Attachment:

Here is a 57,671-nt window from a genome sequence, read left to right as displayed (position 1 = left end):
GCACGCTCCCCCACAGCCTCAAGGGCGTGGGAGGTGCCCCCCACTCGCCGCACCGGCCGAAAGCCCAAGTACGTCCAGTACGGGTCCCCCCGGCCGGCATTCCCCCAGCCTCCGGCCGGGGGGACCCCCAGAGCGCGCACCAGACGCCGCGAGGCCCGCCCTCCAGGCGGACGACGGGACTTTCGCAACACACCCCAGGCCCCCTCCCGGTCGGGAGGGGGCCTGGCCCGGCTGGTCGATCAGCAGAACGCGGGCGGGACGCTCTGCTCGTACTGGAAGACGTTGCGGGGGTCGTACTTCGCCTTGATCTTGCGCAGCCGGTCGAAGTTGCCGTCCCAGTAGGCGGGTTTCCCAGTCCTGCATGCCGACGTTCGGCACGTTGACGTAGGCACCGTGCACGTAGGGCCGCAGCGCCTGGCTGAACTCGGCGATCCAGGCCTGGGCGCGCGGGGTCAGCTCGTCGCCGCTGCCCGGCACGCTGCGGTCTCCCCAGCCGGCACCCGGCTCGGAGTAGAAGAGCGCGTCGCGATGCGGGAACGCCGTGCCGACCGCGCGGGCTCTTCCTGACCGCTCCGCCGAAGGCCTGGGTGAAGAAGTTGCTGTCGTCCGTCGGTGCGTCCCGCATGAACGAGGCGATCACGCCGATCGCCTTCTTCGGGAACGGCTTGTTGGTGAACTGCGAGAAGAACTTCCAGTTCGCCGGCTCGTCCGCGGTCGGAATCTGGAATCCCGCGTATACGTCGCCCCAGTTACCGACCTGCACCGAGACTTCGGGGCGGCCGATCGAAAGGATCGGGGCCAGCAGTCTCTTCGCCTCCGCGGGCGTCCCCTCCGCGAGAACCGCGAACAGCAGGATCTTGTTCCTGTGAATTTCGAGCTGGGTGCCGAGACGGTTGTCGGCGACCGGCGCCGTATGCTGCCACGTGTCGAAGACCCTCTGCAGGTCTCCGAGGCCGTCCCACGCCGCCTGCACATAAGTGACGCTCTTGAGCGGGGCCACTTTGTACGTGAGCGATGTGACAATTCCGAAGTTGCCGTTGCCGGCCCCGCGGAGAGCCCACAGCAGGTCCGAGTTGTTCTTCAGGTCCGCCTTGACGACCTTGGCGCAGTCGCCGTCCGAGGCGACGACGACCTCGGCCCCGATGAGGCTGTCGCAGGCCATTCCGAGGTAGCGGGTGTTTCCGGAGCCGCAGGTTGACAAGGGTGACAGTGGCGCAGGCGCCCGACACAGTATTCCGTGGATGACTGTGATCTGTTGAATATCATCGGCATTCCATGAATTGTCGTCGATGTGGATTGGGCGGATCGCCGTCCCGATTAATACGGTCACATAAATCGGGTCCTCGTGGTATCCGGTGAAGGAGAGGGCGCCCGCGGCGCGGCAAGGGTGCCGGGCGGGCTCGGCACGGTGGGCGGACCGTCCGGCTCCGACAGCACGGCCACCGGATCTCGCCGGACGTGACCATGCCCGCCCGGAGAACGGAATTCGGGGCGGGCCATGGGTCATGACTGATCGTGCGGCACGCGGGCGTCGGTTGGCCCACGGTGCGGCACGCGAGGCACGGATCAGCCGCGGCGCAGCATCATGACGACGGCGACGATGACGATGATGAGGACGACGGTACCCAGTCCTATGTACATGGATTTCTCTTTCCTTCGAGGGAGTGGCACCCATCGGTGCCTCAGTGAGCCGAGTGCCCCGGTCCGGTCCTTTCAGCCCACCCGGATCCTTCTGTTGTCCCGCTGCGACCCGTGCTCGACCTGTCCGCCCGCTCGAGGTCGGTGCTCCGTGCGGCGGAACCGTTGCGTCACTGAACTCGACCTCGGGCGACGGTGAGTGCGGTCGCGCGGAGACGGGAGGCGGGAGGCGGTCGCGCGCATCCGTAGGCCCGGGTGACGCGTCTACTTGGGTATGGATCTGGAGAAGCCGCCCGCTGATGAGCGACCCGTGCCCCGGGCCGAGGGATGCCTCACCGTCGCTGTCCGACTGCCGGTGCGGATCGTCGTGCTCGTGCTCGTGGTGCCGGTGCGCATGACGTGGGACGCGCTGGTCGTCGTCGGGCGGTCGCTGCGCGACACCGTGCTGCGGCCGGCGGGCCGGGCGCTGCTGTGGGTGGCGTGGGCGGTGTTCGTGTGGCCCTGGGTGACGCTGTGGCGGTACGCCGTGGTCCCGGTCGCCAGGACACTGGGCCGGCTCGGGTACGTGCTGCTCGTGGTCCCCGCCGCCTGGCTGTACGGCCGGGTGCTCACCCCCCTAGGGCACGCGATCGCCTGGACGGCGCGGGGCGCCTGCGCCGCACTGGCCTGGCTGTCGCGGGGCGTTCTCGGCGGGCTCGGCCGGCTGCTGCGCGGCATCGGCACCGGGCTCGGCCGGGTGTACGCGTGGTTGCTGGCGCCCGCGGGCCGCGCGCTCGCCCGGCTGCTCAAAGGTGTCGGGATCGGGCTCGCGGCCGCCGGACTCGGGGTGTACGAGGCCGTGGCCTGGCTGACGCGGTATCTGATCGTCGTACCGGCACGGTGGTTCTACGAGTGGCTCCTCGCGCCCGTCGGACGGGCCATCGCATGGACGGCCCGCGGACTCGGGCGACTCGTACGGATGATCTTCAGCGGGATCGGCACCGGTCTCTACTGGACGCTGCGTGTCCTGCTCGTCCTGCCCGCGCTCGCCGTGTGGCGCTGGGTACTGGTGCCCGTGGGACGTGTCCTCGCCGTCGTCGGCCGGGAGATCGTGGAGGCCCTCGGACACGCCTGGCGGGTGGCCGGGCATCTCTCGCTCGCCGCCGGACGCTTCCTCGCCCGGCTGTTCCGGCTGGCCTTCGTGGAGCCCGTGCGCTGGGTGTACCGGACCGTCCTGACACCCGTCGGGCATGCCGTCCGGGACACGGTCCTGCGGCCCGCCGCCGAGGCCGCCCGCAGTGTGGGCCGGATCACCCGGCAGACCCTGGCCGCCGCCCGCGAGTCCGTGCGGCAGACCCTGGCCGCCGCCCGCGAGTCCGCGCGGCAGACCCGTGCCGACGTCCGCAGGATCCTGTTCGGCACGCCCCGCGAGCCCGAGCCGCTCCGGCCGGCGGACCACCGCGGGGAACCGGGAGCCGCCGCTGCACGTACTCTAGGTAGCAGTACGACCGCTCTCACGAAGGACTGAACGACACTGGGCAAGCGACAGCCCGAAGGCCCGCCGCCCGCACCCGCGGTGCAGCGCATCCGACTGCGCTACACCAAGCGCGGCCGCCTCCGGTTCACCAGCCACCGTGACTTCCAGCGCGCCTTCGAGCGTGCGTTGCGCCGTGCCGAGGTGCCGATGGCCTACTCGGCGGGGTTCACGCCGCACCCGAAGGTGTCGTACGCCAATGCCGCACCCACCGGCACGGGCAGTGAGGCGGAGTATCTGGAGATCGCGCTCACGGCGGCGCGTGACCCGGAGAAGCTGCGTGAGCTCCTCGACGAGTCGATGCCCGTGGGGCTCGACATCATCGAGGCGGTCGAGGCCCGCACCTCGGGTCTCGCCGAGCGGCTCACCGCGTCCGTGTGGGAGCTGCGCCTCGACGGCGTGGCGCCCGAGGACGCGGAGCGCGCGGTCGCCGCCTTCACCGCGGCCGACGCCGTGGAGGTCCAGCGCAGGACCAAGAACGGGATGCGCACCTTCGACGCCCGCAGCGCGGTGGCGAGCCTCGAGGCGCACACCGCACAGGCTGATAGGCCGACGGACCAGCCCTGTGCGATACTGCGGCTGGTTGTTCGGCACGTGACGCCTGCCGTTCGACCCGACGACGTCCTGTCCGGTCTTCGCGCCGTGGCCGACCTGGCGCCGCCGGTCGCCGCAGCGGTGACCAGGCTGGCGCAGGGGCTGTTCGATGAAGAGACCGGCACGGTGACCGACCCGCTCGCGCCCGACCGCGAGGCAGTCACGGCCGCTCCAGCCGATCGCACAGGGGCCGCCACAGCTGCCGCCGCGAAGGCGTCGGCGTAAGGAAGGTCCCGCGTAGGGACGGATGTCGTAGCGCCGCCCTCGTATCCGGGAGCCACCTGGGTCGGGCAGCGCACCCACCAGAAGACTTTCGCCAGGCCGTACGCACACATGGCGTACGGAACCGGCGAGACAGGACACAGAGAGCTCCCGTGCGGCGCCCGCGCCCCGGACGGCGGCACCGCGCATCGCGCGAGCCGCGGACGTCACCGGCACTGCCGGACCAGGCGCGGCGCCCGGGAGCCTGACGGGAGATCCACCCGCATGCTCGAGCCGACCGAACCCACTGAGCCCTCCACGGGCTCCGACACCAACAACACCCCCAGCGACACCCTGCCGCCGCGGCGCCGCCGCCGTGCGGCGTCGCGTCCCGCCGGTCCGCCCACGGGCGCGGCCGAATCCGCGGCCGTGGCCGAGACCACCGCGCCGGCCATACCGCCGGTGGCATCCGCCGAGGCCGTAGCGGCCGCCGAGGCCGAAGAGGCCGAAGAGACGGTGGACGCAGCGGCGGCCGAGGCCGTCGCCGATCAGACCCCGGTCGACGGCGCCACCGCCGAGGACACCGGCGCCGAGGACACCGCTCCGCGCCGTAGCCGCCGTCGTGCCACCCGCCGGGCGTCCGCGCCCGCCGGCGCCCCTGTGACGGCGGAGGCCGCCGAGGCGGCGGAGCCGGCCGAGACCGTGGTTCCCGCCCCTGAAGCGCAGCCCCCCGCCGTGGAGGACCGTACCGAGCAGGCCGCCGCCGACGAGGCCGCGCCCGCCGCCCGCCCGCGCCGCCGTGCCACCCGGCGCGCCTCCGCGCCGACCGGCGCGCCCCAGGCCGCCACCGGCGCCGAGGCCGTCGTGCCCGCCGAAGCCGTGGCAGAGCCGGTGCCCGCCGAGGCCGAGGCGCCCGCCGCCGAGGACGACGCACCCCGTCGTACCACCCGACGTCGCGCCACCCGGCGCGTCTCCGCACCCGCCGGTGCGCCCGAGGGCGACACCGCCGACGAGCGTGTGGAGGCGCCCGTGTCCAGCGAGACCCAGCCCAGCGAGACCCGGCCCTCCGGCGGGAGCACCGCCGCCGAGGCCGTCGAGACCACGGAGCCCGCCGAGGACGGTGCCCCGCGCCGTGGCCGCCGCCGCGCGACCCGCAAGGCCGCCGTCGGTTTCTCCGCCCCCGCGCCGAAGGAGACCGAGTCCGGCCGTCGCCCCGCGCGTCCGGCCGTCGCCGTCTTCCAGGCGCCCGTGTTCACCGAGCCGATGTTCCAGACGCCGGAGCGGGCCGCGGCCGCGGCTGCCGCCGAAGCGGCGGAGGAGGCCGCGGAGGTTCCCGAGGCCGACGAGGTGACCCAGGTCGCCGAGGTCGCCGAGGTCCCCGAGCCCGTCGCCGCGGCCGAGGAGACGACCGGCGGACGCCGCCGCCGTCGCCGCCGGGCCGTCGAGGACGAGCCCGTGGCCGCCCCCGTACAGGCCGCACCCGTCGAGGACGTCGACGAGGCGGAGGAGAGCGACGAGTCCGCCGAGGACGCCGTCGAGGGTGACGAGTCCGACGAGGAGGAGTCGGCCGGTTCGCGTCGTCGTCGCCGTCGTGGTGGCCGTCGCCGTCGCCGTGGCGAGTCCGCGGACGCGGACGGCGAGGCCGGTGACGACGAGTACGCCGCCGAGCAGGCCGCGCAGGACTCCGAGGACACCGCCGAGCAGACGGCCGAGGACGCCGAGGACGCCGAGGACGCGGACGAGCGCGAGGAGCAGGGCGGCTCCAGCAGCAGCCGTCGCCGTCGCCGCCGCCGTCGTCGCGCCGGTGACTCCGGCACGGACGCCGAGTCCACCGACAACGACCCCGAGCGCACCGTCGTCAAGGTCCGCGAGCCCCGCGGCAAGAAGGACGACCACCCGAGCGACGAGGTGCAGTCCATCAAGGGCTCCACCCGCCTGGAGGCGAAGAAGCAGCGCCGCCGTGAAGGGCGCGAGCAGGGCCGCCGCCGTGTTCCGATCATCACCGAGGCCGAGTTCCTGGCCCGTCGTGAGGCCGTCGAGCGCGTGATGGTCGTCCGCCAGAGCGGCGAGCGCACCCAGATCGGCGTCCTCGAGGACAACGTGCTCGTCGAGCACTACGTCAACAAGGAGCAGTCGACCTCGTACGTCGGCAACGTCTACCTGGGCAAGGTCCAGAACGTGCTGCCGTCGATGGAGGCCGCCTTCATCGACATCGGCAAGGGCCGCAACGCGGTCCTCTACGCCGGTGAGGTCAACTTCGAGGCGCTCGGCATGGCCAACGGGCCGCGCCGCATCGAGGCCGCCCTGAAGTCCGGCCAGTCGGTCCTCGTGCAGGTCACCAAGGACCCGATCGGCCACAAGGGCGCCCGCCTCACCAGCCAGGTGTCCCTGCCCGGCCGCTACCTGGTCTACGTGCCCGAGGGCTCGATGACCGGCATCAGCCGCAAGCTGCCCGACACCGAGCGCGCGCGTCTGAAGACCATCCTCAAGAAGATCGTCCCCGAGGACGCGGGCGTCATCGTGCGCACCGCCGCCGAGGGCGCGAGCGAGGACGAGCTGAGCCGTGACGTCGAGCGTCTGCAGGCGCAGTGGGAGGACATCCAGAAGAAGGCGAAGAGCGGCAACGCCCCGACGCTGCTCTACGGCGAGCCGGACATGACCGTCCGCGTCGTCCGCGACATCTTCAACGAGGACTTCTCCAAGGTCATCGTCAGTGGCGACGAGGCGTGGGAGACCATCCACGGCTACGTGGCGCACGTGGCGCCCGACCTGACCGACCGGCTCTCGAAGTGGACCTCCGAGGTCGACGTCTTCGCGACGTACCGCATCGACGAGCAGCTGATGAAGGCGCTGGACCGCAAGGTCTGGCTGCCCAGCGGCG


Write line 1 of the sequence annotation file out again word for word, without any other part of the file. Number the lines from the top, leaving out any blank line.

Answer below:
Here is a 57,671-nt window from a genome sequence, read left to right as displayed (position 1 = left end):